+ Feb. 14, 1662: "Albert Gysbertsen, plaintiff, demands from Aert Jacobsen payment of the value of three beavers, wages earned for making a plough. The defendant answers he owes no more than two beavers and half. The Commissaries find that plaintiff is entitled to his full wages, and thereupon defendant is ordered to satisfy the plaintiff." Vol. 1, page 19.
+ April 18, 1662: "The Schout, as plaintiff, vs. Albert Gysterse. The first default." The nature of this case is not described and it does not seem to be brought up again. Vol. 1, page 30.
+ May 1662: "In the matter of the elections, the Schout and Commissaries have decided to nominate the following persons to govern us hereafter, subject to the approval of the Very Noble Honorable Lord Director General and the Lord High Councillors: Thomas Chambers, Jan Willemse, Tjirick Classen de Wit, Albert Gysbertsen, Aert Jacobsen.
"The Noble Lord Director General and High Councillor Gerret Deckert were this day present. The Lords Director General and Councillor continued Evert Pels and Aldert Heymanse Roose as Commissaries, and from the nominees above mentioned appointed Albert Gysbertsen and Tjirick Classen deWit.
"Below stood, April 27, Ao. 1662, Pieter Stuyvesant.
"On May 3, the newly appointed Commissaries took their oaths before the Schout and the old Commissaries, and were installed into office by order of the Noble Lord Director General and the Lord Councillor Gerrit Decker, who were here present." Vol. 1, pages 32-33. [Gysbert sat on the court until June 1664.]
+ Nov. 14, 1662: "Evert Prys, plaintiff, vs. Albert Gysbertsen, defendant. Plaintiff demands payment of the amount of twenty-five and one-half schepels of wheat, and also twenty-one gldrs., heavy money, for wages earned. Defendant Albert Gysbertsen admits owning the above mentioned debt. The Schout and Commissaries order defendant to pay within six weeks." Vol. 1, page 42.
+ Nov. 28, 1662: "Poulus Martense, plaintiff, demands payment of eighteen schepels of wheat for wages earned. Albert Gysbertsen, defendant, admits the debt. The Court orders defendant to pay the amount claimed." Vol. 1, page 44.
+ Nov. 28, 1662: "Barent Gerretsen, plaintiff, vs. Albert Gysbertsen, defendant. Plaintiff demands from defendant payment of the amount of ten schepels of oats, nine and one-half schepels of wheat, and forty-six gldrs. Zeewant. Defendant admits the debt. The Schout and Commissaries order defendant to pay." Vol. 1, page 44.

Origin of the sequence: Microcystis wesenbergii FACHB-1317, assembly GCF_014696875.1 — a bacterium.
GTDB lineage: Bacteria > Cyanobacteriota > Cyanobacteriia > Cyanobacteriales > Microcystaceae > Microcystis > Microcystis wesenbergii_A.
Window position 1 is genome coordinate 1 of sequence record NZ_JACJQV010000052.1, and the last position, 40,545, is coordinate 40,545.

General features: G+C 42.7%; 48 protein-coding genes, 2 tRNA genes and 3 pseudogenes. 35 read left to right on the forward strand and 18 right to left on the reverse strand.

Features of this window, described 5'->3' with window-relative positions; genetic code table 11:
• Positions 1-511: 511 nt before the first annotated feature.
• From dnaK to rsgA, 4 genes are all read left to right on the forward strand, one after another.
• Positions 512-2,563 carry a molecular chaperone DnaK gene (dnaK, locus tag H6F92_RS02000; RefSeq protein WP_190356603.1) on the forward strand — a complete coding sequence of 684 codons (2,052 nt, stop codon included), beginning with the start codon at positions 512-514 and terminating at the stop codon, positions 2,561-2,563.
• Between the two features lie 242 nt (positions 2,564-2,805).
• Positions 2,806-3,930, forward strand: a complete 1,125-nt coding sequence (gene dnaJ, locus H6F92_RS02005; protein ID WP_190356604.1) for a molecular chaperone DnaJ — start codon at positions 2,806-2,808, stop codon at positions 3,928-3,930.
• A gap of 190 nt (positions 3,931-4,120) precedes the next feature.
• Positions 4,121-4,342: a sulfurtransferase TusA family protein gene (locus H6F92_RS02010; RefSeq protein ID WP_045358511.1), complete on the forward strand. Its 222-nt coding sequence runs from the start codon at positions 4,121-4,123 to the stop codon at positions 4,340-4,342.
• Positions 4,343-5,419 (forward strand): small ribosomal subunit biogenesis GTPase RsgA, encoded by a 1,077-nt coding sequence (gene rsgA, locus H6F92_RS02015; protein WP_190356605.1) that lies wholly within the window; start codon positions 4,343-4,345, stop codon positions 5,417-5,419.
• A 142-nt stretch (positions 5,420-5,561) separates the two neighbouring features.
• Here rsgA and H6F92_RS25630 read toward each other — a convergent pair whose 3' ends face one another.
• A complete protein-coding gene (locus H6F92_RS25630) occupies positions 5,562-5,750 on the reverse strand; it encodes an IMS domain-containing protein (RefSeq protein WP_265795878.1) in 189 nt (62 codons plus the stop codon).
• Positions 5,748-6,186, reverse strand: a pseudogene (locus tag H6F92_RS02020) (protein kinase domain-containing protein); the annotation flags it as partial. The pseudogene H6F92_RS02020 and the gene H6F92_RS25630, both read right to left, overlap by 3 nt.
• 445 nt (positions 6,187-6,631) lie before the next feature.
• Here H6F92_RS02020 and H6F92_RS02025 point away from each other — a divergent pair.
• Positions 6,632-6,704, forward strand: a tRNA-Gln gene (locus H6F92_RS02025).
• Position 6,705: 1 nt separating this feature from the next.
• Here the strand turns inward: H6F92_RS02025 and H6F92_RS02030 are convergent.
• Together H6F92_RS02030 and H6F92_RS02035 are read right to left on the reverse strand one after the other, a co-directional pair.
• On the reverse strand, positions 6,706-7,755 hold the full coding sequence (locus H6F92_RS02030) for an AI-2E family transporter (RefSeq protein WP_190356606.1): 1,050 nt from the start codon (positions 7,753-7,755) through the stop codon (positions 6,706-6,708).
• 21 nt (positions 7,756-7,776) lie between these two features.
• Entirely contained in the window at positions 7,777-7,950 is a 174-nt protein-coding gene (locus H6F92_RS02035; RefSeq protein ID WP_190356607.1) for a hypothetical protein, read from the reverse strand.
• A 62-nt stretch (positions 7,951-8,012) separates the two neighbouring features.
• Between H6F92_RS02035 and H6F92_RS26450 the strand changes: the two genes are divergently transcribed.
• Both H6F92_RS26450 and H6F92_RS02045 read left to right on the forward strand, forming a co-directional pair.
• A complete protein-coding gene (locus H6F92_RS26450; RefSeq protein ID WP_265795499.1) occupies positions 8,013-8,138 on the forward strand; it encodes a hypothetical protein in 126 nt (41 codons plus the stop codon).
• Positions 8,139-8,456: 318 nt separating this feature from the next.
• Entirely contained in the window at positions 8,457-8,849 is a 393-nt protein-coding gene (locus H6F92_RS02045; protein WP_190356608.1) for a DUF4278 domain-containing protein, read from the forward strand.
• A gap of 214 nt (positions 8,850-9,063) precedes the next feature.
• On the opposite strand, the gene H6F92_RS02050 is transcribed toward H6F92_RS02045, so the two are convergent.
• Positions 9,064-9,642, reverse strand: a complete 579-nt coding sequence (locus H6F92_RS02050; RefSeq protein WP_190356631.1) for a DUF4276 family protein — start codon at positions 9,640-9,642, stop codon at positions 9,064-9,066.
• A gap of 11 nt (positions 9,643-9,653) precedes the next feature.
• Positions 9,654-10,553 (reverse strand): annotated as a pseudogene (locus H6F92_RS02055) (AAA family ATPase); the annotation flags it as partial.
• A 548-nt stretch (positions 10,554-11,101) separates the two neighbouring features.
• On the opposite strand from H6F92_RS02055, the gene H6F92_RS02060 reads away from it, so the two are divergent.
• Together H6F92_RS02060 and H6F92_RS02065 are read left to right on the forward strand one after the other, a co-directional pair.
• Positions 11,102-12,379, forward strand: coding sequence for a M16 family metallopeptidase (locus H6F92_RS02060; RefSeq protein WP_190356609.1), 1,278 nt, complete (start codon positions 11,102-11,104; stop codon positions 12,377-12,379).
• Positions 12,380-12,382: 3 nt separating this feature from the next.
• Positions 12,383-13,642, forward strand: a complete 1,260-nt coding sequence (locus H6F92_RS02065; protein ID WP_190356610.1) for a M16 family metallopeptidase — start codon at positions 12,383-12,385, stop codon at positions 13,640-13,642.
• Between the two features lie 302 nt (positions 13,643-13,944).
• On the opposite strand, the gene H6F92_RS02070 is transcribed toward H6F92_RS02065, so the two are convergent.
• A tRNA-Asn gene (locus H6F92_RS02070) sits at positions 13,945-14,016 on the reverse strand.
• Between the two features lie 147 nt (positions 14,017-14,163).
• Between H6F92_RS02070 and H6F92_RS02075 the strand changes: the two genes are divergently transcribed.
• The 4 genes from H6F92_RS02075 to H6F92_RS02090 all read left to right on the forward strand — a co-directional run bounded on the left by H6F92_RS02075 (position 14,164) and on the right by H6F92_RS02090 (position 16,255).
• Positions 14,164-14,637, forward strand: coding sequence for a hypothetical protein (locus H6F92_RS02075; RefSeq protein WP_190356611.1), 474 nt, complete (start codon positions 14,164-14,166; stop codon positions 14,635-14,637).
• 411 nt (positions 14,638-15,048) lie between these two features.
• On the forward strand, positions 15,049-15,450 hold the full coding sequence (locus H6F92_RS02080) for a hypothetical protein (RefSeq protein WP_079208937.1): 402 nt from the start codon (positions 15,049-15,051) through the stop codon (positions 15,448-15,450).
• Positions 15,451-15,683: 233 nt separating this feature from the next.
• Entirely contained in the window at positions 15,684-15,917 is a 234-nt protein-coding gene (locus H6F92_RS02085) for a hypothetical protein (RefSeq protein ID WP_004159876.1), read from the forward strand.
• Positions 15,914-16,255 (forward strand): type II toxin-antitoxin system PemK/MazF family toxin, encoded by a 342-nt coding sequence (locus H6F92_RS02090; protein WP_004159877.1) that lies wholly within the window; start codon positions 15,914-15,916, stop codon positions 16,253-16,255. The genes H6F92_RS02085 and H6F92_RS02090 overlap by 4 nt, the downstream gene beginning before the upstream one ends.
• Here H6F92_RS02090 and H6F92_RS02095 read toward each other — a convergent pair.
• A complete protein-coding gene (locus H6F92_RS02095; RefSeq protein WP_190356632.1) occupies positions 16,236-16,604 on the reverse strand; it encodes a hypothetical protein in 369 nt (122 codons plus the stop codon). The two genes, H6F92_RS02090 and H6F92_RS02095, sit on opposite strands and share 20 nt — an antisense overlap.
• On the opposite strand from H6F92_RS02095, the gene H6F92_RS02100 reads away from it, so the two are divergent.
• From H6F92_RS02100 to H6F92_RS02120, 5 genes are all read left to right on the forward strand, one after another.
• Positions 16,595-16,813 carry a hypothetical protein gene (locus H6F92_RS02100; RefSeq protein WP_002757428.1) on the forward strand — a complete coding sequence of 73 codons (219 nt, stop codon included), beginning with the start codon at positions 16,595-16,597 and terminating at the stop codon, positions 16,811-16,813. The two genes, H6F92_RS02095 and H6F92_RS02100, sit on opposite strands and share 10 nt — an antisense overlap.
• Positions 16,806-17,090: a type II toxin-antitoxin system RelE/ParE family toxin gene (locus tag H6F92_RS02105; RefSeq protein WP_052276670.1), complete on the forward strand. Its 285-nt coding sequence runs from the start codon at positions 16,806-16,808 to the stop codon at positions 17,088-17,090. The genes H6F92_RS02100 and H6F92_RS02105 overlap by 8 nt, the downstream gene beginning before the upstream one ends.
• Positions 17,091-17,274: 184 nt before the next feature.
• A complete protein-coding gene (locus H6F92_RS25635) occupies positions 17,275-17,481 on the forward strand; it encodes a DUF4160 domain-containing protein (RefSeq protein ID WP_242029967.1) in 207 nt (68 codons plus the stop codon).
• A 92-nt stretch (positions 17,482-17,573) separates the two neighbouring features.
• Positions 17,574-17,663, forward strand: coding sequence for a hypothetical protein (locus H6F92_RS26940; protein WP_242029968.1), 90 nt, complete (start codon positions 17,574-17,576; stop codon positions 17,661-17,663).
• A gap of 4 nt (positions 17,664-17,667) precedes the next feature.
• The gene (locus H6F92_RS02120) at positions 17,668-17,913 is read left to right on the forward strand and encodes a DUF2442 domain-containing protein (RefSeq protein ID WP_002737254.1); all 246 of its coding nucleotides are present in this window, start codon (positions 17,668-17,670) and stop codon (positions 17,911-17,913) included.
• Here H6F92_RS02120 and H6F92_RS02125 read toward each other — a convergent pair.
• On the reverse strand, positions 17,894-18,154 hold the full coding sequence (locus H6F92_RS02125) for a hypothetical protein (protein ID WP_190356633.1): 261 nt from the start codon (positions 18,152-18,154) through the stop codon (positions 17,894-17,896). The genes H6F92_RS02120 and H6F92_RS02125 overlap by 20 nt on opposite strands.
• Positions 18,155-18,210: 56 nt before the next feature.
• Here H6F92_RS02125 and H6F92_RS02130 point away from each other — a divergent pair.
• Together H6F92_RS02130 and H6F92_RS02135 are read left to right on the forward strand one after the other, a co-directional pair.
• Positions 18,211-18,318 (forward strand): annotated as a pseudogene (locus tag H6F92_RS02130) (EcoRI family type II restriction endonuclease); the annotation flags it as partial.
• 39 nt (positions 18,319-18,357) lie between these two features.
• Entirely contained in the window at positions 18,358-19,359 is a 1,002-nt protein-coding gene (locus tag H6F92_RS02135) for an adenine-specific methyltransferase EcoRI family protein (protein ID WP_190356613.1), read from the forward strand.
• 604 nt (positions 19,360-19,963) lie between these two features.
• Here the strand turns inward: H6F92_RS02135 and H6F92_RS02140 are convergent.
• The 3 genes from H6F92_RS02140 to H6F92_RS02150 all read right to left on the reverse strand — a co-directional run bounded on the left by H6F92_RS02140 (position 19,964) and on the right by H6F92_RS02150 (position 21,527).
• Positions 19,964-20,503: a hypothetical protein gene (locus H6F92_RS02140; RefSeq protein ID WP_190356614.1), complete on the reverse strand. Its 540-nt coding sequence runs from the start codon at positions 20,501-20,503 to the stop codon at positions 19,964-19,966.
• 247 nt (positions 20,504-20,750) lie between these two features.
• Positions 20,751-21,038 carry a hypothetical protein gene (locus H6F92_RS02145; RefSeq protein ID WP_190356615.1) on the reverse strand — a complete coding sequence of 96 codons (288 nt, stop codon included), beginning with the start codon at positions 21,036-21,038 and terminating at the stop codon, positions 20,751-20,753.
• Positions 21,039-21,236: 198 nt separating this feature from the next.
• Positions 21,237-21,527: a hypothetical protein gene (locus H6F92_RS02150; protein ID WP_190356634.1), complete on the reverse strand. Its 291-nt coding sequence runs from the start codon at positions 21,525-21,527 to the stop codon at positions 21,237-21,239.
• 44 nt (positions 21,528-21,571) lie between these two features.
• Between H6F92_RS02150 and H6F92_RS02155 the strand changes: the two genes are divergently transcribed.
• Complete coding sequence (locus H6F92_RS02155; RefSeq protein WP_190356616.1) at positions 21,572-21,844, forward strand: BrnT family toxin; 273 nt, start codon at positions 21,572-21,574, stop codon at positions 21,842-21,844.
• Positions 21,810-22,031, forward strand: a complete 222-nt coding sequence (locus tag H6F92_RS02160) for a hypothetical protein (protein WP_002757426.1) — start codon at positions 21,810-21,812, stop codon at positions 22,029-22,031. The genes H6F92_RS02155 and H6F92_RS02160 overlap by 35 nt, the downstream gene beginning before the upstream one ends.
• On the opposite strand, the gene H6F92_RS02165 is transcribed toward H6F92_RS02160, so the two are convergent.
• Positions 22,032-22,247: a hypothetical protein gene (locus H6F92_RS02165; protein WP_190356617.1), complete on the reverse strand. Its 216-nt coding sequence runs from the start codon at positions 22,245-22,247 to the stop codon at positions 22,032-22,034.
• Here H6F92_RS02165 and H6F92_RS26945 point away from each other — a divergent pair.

+ Nov. 28, 1662: "Christian Nissen romp, plaintiff, vs. Albert Gysbertsen, defendant. Plaintiff demands from defendant payment of the amount of twenty schepels of oats, as per assignment, by which defendant engaged to pay for Mathys Roeloofsen the money due for an anker of brandy delivered to the latter. Defendant admits the debt, requests time or to be allowed to pay at the garrison. The Court orders defendant to pay within six weeks." Vol. 1, page 46.
+ March 6, 1663: "We, the undersigned, Aldert Heymanse Roose, Commissary and Elder of the village of Wildtwyck, and Albert Gysberse, Commissary and Deacon of said village, make known that before us appeared the worthy Evert Pels, inhabitant of the village of Wildtwyck, who acknowledged that he actually and in good faith borrowed … one thousand gldrs., in corn." Vol. 1, page 64.
+ July 24, 1663: "Albert Gysbertsen, plaintiff, vs. Aert Martensen Doorn, defendant. Albert Gysbertsen says that defendant caused plaintiff’s pig to be killed, and presents a certificate to this effect. Defendant answers that he does not know whether it was plaintiff’s pig, and offers to pay the owner therefor. The Commissaries, having heard defendant’s confession, order him to deposit with the Court the quantity of six schepels of wheat, for the benefit of him who shall be found to be the lawful owner, or otherwise the Court will dispose of it as it may see fit." Vol. 1, pages 71-72.
+ Sept. 18, 1663: "The Court further resolves that it will administer the property of persons who were killed during the troubles of June 7 last, leaving no relatives. Their names are: Willem Jansen Seba, servant; Hendrick Jansen Looman, brewer’s helper; Dirrick Willemsen, inhabitant. The court appoints as administrators, Albert Gysbertsen and Tjerck Classen de Wit, both Commissaries, with orders to immediately inventory all the property of said deceased, and to administer the same until further order, or claims by nearest relatives or creditors." Vol. 1, page 74
+ Oct. 9, 1663: "Roelof Swartwout, Schout, plaintiff, vs. Aert Jacbosen, defendant. Plaintiff complains to this Court that defendant said that the Lord God would some time avenge himself upon the Lords who are here on the bench. Defendant does not deny having said so, and the Commissaries Albert Gysbertsen and Gysbert van Imborch also confirm that they heard him say so, once at the house of Schout Roelof Swartwout, and once at the bridge. The Court of this place orders defendant to submit, at its next session, his reasons for saying that revenge should be called down upon it." This case falls between two others in which Swartwout brought charges against Jacobsen. In the first, Jacobsen and his family were fined for violating the order "that no one should venture out to mow without consent and a proper convoy," which was designed to protect workers from attack by Native Americans. In the third case, Jacobsen was charged with "being a desecrater of the Sabbath, he having on that day taken a load of beer, and that, not withstanding the seizure, the defendants fetched the wagon and beer to his house." Vol. 1, page 79.
+ Oct. 23, 1663: "Tjerck Claesen deWit and Albert Gysbertsen, curators of the estate left by Hendrick Looman, having summoned Juriaen Westphael before the Honorable Court here, the question was put to him, Juriaen Westphael, whether he knows any more about the estate left by said deceased than is shown by the inventory. Whereupon the aforenamed Juriaen Westphael declares, upon his word as a man, that he knows no more, unless perhaps that, among the effects of Jan Albertsen, there were uppers for two pairs of shoes." Vol. 1, page 91